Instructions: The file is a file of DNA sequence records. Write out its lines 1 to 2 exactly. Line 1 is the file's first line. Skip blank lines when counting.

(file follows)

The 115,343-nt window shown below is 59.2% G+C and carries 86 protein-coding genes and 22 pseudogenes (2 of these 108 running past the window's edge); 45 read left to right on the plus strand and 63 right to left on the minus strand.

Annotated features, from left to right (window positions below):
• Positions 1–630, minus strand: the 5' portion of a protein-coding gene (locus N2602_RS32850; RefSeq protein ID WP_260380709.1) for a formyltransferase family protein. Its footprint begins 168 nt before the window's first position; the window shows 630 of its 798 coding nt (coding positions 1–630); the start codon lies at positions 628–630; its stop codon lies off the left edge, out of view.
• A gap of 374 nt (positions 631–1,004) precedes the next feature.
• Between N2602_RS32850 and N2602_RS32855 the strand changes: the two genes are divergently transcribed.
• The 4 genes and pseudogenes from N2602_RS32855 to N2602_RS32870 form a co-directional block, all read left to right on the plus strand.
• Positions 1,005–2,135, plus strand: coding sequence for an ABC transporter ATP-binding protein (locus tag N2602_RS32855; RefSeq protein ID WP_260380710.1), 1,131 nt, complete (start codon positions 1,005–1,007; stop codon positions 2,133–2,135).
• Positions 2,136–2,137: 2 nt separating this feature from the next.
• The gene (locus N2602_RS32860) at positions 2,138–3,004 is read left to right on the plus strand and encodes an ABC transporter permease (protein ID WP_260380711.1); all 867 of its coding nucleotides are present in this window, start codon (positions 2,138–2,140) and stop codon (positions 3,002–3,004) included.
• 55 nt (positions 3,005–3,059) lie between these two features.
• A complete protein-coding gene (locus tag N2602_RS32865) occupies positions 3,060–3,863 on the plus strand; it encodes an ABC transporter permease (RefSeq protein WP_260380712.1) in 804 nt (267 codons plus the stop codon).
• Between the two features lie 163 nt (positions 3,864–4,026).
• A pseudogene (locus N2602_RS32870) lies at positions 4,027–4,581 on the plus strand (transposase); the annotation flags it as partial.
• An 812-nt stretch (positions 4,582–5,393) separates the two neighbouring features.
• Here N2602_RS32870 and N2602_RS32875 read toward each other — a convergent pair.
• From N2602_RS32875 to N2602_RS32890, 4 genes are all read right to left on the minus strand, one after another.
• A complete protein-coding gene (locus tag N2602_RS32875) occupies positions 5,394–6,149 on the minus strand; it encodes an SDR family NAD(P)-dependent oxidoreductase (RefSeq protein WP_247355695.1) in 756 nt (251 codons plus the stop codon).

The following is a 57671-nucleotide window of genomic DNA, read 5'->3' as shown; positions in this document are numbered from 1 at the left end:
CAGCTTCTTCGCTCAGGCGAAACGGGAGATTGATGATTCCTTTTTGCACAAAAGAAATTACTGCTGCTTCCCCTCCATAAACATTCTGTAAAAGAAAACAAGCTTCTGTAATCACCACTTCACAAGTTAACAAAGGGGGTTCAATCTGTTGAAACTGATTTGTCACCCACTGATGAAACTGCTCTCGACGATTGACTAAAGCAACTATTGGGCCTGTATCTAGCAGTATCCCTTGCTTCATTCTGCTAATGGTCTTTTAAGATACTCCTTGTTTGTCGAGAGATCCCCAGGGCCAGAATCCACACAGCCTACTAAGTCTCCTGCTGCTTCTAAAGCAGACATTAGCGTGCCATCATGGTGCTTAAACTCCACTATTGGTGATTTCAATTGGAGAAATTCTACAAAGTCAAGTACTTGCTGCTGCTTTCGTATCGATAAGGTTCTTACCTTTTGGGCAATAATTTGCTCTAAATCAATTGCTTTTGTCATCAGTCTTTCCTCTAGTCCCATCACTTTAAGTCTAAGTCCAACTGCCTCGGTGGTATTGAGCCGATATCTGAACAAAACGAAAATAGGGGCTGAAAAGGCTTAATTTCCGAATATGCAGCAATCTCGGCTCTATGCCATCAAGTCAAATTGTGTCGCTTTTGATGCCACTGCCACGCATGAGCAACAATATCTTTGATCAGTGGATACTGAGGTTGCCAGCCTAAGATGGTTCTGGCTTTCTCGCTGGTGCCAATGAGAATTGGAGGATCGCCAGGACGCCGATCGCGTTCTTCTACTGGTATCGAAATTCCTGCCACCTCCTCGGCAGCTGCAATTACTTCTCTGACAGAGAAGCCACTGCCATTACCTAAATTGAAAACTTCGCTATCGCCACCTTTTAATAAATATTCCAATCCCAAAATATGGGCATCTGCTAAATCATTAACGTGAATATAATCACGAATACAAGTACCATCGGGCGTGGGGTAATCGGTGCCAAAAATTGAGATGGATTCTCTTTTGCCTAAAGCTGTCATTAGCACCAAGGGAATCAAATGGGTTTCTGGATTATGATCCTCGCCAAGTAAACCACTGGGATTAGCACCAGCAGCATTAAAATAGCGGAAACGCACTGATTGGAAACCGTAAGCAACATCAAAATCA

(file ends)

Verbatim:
The 115,343-nt window shown below is 59.2% G+C and carries 86 protein-coding genes and 22 pseudogenes (2 of these 108 running past the window's edge); 45 read left to right on the plus strand and 63 right to left on the minus strand.

Annotated features, from left to right (window positions below):